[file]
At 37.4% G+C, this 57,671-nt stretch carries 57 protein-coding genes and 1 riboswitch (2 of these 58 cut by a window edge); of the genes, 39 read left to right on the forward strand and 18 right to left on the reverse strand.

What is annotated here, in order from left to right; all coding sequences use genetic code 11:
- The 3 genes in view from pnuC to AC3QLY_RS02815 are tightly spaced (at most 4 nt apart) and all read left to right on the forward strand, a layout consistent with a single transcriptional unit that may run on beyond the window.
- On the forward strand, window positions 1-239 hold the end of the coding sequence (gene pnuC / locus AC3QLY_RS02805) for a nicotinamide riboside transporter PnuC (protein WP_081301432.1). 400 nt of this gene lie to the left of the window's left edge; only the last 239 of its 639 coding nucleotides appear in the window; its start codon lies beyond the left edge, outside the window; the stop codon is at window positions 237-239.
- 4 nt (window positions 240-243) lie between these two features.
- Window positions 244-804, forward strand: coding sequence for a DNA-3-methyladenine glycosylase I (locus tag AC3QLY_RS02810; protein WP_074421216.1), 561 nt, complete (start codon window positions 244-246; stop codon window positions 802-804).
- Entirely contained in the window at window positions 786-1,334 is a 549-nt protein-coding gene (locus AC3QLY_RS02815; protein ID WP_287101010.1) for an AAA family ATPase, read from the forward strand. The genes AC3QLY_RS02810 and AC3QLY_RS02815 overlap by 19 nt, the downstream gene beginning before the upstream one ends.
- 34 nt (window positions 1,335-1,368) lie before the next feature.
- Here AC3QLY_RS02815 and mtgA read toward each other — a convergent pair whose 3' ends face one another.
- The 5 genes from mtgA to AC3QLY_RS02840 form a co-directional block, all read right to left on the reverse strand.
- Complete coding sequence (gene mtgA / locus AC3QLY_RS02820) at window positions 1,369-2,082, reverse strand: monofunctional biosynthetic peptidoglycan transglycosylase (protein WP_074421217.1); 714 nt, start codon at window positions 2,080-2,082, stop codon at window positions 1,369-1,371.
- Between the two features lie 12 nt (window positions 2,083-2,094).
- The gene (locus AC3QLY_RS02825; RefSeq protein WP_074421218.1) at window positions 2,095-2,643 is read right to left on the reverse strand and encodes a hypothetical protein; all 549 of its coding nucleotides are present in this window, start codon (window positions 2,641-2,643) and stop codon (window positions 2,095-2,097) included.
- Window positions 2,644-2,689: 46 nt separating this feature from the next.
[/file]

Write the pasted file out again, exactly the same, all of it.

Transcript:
At 37.4% G+C, this 57,671-nt stretch carries 57 protein-coding genes and 1 riboswitch (2 of these 58 cut by a window edge); of the genes, 39 read left to right on the forward strand and 18 right to left on the reverse strand.

What is annotated here, in order from left to right; all coding sequences use genetic code 11:
- The 3 genes in view from pnuC to AC3QLY_RS02815 are tightly spaced (at most 4 nt apart) and all read left to right on the forward strand, a layout consistent with a single transcriptional unit that may run on beyond the window.
- On the forward strand, window positions 1-239 hold the end of the coding sequence (gene pnuC / locus AC3QLY_RS02805) for a nicotinamide riboside transporter PnuC (protein WP_081301432.1). 400 nt of this gene lie to the left of the window's left edge; only the last 239 of its 639 coding nucleotides appear in the window; its start codon lies beyond the left edge, outside the window; the stop codon is at window positions 237-239.
- 4 nt (window positions 240-243) lie between these two features.
- Window positions 244-804, forward strand: coding sequence for a DNA-3-methyladenine glycosylase I (locus tag AC3QLY_RS02810; protein WP_074421216.1), 561 nt, complete (start codon window positions 244-246; stop codon window positions 802-804).
- Entirely contained in the window at window positions 786-1,334 is a 549-nt protein-coding gene (locus AC3QLY_RS02815; protein ID WP_287101010.1) for an AAA family ATPase, read from the forward strand. The genes AC3QLY_RS02810 and AC3QLY_RS02815 overlap by 19 nt, the downstream gene beginning before the upstream one ends.
- 34 nt (window positions 1,335-1,368) lie before the next feature.
- Here AC3QLY_RS02815 and mtgA read toward each other — a convergent pair whose 3' ends face one another.
- The 5 genes from mtgA to AC3QLY_RS02840 form a co-directional block, all read right to left on the reverse strand.
- Complete coding sequence (gene mtgA / locus AC3QLY_RS02820) at window positions 1,369-2,082, reverse strand: monofunctional biosynthetic peptidoglycan transglycosylase (protein WP_074421217.1); 714 nt, start codon at window positions 2,080-2,082, stop codon at window positions 1,369-1,371.
- Between the two features lie 12 nt (window positions 2,083-2,094).
- The gene (locus AC3QLY_RS02825; RefSeq protein WP_074421218.1) at window positions 2,095-2,643 is read right to left on the reverse strand and encodes a hypothetical protein; all 549 of its coding nucleotides are present in this window, start codon (window positions 2,641-2,643) and stop codon (window positions 2,095-2,097) included.
- Window positions 2,644-2,689: 46 nt separating this feature from the next.